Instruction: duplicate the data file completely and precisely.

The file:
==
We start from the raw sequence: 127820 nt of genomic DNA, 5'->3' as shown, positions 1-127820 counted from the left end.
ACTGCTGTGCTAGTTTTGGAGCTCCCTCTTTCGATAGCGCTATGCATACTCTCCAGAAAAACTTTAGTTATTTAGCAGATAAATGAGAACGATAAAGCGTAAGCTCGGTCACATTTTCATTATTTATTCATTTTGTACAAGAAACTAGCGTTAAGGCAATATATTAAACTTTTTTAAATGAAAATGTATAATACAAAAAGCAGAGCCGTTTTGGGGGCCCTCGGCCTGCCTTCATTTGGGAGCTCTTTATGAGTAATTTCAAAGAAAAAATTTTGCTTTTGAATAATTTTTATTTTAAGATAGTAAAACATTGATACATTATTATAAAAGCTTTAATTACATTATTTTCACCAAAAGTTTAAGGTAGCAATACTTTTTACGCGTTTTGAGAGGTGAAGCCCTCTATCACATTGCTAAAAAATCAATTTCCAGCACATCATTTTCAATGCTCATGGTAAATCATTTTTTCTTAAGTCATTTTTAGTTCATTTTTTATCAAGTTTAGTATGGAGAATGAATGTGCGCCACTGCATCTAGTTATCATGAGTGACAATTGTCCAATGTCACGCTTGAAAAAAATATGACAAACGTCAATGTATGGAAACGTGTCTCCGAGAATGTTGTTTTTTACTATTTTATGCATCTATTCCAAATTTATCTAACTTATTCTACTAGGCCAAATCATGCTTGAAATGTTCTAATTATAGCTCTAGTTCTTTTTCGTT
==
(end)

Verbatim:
We start from the raw sequence: 127820 nt of genomic DNA, 5'->3' as shown, positions 1-127820 counted from the left end.
ACTGCTGTGCTAGTTTTGGAGCTCCCTCTTTCGATAGCGCTATGCATACTCTCCAGAAAAACTTTAGTTATTTAGCAGATAAATGAGAACGATAAAGCGTAAGCTCGGTCACATTTTCATTATTTATTCATTTTGTACAAGAAACTAGCGTTAAGGCAATATATTAAACTTTTTTAAATGAAAATGTATAATACAAAAAGCAGAGCCGTTTTGGGGGCCCTCGGCCTGCCTTCATTTGGGAGCTCTTTATGAGTAATTTCAAAGAAAAAATTTTGCTTTTGAATAATTTTTATTTTAAGATAGTAAAACATTGATACATTATTATAAAAGCTTTAATTACATTATTTTCACCAAAAGTTTAAGGTAGCAATACTTTTTACGCGTTTTGAGAGGTGAAGCCCTCTATCACATTGCTAAAAAATCAATTTCCAGCACATCATTTTCAATGCTCATGGTAAATCATTTTTTCTTAAGTCATTTTTAGTTCATTTTTTATCAAGTTTAGTATGGAGAATGAATGTGCGCCACTGCATCTAGTTATCATGAGTGACAATTGTCCAATGTCACGCTTGAAAAAAATATGACAAACGTCAATGTATGGAAACGTGTCTCCGAGAATGTTGTTTTTTACTATTTTATGCATCTATTCCAAATTTATCTAACTTATTCTACTAGGCCAAATCATGCTTGAAATGTTCTAATTATAGCTCTAGTTCTTTTTCGTT